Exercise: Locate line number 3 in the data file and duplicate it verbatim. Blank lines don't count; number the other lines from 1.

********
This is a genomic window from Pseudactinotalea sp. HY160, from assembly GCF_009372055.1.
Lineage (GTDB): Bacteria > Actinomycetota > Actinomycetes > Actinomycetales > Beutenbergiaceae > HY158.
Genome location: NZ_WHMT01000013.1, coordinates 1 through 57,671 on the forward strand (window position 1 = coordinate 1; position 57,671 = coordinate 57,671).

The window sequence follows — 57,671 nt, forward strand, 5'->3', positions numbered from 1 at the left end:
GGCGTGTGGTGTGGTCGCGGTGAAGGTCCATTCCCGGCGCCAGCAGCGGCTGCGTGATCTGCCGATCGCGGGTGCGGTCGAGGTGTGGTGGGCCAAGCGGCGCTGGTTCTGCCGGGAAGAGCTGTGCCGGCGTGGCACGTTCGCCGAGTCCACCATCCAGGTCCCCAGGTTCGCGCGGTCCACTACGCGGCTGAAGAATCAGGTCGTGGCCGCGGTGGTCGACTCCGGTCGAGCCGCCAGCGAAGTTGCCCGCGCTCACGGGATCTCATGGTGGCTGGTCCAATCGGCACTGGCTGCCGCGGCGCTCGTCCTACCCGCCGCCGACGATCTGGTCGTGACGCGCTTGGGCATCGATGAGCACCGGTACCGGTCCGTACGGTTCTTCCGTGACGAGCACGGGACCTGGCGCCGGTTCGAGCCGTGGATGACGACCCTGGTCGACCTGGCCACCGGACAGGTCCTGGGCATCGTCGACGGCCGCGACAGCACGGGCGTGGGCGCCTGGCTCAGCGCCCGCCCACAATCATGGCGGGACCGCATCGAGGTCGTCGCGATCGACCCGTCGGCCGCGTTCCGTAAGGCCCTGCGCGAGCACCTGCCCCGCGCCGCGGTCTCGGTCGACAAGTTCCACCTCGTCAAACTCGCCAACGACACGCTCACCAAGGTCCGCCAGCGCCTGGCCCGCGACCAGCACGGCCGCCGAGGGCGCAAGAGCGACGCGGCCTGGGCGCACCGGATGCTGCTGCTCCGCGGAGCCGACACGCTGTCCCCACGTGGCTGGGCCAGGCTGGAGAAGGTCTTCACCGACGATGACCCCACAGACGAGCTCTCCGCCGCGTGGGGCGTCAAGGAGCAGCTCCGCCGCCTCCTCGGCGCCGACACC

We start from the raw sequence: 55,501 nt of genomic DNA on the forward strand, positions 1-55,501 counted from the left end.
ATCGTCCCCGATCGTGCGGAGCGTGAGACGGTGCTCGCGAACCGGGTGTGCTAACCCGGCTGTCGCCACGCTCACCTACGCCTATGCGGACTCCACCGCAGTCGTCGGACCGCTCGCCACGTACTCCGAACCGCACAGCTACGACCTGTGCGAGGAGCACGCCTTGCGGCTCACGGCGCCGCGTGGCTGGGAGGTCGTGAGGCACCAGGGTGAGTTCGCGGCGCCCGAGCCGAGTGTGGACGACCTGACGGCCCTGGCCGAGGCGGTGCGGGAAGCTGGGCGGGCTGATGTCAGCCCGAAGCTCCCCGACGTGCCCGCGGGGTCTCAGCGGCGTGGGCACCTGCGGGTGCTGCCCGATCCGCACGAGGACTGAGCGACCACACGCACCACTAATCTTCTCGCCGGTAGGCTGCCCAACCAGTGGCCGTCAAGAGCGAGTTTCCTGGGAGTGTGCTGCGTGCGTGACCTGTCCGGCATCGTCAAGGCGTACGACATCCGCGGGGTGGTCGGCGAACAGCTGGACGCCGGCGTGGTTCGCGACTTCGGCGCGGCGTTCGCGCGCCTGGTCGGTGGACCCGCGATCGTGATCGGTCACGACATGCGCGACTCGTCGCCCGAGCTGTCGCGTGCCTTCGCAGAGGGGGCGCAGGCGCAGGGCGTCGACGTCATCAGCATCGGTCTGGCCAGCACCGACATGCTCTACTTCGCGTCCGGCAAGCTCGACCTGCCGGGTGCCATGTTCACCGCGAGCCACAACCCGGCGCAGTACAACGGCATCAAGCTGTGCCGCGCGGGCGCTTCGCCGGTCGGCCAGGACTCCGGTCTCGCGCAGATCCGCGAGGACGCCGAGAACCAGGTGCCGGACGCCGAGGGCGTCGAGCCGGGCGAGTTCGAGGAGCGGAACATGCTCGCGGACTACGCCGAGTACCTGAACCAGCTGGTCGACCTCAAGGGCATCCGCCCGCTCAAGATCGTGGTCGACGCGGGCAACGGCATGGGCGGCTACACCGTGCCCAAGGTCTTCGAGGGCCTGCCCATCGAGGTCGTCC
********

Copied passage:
Genome location: NZ_WHMT01000013.1, coordinates 1 through 57,671 on the forward strand (window position 1 = coordinate 1; position 57,671 = coordinate 57,671).